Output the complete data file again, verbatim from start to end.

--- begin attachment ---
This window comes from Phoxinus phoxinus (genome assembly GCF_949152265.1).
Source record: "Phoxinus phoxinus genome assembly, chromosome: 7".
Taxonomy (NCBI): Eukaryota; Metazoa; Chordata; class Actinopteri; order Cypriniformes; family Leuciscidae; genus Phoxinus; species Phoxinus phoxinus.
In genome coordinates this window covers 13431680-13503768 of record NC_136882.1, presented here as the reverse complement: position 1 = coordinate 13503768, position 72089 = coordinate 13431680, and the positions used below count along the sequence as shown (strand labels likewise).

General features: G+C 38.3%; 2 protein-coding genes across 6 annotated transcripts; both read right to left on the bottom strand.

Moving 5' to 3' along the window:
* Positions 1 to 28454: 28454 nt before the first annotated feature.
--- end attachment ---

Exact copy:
This window comes from Phoxinus phoxinus (genome assembly GCF_949152265.1).
Source record: "Phoxinus phoxinus genome assembly, chromosome: 7".
Taxonomy (NCBI): Eukaryota; Metazoa; Chordata; class Actinopteri; order Cypriniformes; family Leuciscidae; genus Phoxinus; species Phoxinus phoxinus.
In genome coordinates this window covers 13431680-13503768 of record NC_136882.1, presented here as the reverse complement: position 1 = coordinate 13503768, position 72089 = coordinate 13431680, and the positions used below count along the sequence as shown (strand labels likewise).

General features: G+C 38.3%; 2 protein-coding genes across 6 annotated transcripts; both read right to left on the bottom strand.

Moving 5' to 3' along the window:
* Positions 1 to 28454: 28454 nt before the first annotated feature.